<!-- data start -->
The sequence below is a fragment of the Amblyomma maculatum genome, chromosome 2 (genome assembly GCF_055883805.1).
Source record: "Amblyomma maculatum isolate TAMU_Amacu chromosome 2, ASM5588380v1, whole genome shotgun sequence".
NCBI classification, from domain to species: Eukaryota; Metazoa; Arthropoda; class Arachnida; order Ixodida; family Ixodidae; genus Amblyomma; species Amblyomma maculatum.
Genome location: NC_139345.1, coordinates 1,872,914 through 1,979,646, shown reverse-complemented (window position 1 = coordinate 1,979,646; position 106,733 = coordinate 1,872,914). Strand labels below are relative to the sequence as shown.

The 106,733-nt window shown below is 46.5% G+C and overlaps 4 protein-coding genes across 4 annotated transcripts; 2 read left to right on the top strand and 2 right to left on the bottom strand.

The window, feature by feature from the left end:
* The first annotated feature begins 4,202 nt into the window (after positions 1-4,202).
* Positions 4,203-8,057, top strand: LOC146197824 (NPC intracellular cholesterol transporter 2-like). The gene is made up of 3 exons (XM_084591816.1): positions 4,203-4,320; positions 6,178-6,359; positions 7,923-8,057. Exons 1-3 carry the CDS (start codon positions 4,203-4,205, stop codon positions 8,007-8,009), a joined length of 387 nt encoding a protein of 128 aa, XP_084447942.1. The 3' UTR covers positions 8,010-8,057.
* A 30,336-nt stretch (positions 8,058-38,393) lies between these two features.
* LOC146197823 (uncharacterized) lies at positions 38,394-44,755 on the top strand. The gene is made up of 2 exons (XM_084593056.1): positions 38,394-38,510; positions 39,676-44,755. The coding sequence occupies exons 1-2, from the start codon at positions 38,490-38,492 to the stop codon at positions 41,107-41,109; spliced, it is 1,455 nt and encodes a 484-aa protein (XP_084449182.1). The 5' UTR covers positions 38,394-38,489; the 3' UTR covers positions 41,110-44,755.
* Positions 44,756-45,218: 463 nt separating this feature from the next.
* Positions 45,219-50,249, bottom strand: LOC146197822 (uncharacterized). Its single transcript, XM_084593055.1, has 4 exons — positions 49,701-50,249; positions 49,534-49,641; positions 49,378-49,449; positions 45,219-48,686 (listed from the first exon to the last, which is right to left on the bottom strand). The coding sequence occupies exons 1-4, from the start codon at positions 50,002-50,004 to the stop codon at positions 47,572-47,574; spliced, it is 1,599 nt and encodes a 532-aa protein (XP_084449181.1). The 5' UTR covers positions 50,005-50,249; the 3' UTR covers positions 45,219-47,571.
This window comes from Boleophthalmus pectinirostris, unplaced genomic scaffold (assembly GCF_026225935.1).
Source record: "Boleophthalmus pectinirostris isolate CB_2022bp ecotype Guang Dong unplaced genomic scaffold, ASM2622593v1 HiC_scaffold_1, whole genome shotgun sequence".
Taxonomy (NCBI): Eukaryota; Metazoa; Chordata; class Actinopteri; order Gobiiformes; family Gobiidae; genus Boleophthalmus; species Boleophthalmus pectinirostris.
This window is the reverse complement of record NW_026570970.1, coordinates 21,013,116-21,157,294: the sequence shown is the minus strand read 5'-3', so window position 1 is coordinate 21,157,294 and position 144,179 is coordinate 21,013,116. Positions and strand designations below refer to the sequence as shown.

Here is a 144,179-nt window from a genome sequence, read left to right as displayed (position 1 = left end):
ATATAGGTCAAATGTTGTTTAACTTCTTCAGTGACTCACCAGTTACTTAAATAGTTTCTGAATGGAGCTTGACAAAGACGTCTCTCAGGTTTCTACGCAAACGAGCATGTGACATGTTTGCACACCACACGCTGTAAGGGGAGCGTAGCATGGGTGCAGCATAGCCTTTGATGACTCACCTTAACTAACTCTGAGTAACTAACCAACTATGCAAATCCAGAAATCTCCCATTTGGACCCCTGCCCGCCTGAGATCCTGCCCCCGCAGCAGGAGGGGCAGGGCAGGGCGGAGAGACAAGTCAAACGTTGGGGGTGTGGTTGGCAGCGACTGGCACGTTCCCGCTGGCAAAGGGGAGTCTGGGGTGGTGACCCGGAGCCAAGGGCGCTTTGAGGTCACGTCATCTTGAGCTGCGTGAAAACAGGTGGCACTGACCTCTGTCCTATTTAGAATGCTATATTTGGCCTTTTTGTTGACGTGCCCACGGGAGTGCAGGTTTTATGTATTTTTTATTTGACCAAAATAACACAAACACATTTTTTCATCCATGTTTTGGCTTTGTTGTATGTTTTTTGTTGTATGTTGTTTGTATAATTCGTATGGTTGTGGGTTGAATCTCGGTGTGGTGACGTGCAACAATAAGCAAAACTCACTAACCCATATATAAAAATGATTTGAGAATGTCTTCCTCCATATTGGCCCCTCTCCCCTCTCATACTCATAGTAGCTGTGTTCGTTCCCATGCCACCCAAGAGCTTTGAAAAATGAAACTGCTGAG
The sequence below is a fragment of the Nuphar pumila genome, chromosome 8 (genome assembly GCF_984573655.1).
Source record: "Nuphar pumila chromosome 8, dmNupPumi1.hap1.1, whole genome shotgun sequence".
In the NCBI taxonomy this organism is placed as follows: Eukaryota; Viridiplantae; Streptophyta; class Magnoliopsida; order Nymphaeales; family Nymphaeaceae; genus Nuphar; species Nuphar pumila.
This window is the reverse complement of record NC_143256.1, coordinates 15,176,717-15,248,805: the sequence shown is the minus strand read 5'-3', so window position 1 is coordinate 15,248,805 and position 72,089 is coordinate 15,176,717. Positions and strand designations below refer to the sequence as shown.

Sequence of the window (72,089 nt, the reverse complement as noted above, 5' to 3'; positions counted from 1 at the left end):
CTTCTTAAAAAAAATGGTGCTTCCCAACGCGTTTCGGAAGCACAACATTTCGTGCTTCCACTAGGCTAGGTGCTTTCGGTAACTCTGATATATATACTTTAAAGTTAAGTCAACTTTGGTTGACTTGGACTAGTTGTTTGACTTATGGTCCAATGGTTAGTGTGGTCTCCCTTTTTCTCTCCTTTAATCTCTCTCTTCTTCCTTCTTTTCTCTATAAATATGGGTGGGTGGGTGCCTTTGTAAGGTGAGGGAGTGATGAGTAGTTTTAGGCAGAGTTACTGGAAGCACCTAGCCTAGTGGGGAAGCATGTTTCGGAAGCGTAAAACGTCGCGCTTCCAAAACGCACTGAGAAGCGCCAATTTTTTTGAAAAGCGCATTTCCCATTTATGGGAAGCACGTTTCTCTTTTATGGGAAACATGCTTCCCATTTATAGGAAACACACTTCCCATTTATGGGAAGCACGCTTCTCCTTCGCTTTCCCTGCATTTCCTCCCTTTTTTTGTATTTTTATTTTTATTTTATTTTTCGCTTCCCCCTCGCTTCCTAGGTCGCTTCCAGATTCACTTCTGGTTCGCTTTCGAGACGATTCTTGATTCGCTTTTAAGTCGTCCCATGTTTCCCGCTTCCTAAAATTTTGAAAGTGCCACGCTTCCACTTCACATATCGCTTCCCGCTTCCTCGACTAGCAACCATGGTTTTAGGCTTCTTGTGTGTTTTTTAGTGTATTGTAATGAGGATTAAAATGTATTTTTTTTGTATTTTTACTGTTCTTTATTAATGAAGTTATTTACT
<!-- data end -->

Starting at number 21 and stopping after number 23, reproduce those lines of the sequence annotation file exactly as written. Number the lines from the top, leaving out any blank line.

In the NCBI taxonomy this organism is placed as follows: Eukaryota; Viridiplantae; Streptophyta; class Magnoliopsida; order Nymphaeales; family Nymphaeaceae; genus Nuphar; species Nuphar pumila.
This window is the reverse complement of record NC_143256.1, coordinates 15,176,717-15,248,805: the sequence shown is the minus strand read 5'-3', so window position 1 is coordinate 15,248,805 and position 72,089 is coordinate 15,176,717. Positions and strand designations below refer to the sequence as shown.

Sequence of the window (72,089 nt, the reverse complement as noted above, 5' to 3'; positions counted from 1 at the left end):